Clashes in Fallujah halt after residents seized
Clashes between Iraqi tribesmen and ISIS in Fallujah have halted after the militants detained dozens of residents, officials said Sunday. Tribesmen in three areas of the city “withdrew from the clashes [with ISIS], fearing for the fate of the detainees,” an army lieutenant colonel told AFP on condition of anonymity. Issa Sayir and Raja Barakat, members of the provincial council in Anbar, expressed their worry that the recent clashes will prompt ISIS to restore security by executing those detained and violently imposing security restrictions on the residents. [AFP, Radio Free Europe, 2/21/2016]

Indian, Bangladeshi families still searching for loved ones missing in Mosul
Family members of 40 Indian workers and 52 Bangladeshi workers kidnapped in Mosul by ISIS have been searching for their loved ones, having received no news from them in two years. The Indian government says it is working from Erbil, trying to piece together the fate of the workers, if they have been killed or if they are still alive. When ISIS took over Mosul, the workers were trapped at the construction site of University Lake Towers in Mosul where they had been contracted by the Tariq Noor al-Huda firm in Baghdad to build 1,000 flats, a mosque, schools, roads and a sports stadium in the Jamia district of the city. [Rudaw, 2/22/16]


Yemen army commander shot dead in Aden
A gunman killed a senior Yemeni army officer in Aden on Monday, as violence in the southern port city and headquarters of the Saudi-backed government continued, military sources said. The motorcycle gunman killed General Abedrabbo Hussein as he was leaving his home in the Sheikh Othman district of the city. Hussein was commander of the 15th Infantry Brigade which operates in Abyan province, west of Aden, where Al-Qaeda has seized several large towns in recent weeks. [AFP, 2/22/2016]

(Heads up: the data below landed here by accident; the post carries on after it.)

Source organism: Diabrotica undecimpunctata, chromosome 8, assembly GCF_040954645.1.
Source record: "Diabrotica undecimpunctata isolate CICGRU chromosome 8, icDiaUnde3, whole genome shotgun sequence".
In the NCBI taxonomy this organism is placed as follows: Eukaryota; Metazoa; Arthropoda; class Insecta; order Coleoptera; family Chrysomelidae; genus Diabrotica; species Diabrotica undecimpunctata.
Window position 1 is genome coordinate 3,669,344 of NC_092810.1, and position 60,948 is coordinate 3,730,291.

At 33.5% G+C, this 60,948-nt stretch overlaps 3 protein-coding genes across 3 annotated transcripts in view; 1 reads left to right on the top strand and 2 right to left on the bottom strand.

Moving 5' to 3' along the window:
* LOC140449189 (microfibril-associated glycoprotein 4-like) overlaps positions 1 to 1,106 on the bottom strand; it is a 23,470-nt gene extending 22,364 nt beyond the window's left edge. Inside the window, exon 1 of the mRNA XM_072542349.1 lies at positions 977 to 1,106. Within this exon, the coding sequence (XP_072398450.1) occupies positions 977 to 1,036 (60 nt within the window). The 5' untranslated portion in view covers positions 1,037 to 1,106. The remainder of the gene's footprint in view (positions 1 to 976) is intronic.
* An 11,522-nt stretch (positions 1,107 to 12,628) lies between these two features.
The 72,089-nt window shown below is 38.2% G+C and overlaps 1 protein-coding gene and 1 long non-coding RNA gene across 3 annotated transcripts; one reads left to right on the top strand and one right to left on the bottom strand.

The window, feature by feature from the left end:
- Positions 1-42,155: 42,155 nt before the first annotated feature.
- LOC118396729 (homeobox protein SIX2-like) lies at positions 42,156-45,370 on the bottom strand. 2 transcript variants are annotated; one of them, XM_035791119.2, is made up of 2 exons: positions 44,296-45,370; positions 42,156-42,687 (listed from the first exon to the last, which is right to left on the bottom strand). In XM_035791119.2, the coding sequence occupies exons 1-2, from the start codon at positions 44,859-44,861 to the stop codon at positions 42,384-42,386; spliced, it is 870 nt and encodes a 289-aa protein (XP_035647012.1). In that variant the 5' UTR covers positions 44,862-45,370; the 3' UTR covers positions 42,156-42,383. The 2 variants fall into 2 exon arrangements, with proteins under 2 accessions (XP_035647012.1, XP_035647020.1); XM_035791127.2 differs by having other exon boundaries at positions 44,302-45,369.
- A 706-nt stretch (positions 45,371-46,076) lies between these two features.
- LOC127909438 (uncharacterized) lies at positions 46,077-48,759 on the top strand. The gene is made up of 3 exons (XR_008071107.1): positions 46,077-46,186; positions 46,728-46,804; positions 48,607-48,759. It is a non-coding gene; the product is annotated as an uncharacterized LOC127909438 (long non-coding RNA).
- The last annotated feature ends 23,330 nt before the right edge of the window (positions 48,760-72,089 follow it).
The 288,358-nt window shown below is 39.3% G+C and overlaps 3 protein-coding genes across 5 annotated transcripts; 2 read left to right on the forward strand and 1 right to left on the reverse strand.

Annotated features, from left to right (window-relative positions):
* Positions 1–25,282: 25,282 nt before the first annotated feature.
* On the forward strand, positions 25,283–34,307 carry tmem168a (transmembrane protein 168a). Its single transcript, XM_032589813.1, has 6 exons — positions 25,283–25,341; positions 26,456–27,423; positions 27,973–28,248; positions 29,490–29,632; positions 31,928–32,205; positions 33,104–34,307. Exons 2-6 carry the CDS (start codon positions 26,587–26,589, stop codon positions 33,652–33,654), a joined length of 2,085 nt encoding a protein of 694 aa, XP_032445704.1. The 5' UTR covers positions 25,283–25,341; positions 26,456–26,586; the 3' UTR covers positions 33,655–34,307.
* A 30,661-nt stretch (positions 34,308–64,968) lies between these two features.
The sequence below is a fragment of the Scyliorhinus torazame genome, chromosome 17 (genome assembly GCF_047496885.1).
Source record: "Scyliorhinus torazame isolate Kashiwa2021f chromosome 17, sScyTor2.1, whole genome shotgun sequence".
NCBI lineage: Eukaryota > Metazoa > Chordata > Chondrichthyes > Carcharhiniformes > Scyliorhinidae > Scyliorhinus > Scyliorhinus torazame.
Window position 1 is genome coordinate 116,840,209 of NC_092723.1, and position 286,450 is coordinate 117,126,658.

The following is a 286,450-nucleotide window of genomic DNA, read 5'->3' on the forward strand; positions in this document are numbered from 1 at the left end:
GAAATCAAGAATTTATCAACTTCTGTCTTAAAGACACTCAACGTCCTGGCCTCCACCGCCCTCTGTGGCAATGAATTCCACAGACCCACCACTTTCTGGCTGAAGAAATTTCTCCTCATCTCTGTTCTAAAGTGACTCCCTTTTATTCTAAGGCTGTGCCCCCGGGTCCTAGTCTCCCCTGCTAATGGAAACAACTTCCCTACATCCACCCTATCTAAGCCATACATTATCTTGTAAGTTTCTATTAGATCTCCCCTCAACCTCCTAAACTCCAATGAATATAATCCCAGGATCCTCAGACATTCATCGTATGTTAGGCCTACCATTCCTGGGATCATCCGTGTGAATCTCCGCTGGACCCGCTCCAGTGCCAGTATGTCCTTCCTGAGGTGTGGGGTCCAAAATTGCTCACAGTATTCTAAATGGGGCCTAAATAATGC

International conference on Yemen crisis begins in Doha
A conference organized by the Qatar Charitable Society to tackle the humanitarian crisis in Yemen kicked off on Monday. Ninety international and regional humanitarian organizations and 150 experts in humanitarian sectors such as education, health, water, and economic empowerment are to participate in the first regional conference on the deteriorating humanitarian situation in Yemen. The goal of the conference is to unite the visions of its participants through the exchange of information and to strengthen follow-up mechanisms for determining the basic needs of Yemeni citizens as well as launching a number of humanitarian initiatives. [Al Masdar, 2/22/2016]

Al-Qaeda seize southern Yemen town
Al-Qaeda militants took control of the southern coastal town of Ahwar in on Saturday. According to local residents in Ahwar, Al-Qaeda militants were deployed at the eastern entrances to the city and mounted the rooftops of government buildings, where they fought with forces loyal to President Abdrabbo Mansour Hadi. A local resident said Al-Qaeda gunmen “clashed with the Popular Resistance forces, killing three of them. They attacked the sheikh in charge of the area and after he escaped setup street checkpoints and planted their black flag on government buildings.” [Al Arabiya, 2/20/2016]

Saudi Arabia puts Shias on trial for spying for Iran
Saudi Arabia has put 32 people on trial, including 30 members of its own Shia Muslim minority, accused of spying for Iran, several local newspapers and television reported on Monday. The 32, including an Iranian and an Afghan, were detained in 2013 sparking expressions of concern among Saudi Shias who said that several were well known figures in their community and not involved in politics. The trial is the first in recent memory for Saudis accused of spying and may stoke tensions between local Shia and Sunni Muslims and with Iran, which strongly denied the accusations at the time. [Reuters, 2/22/2016]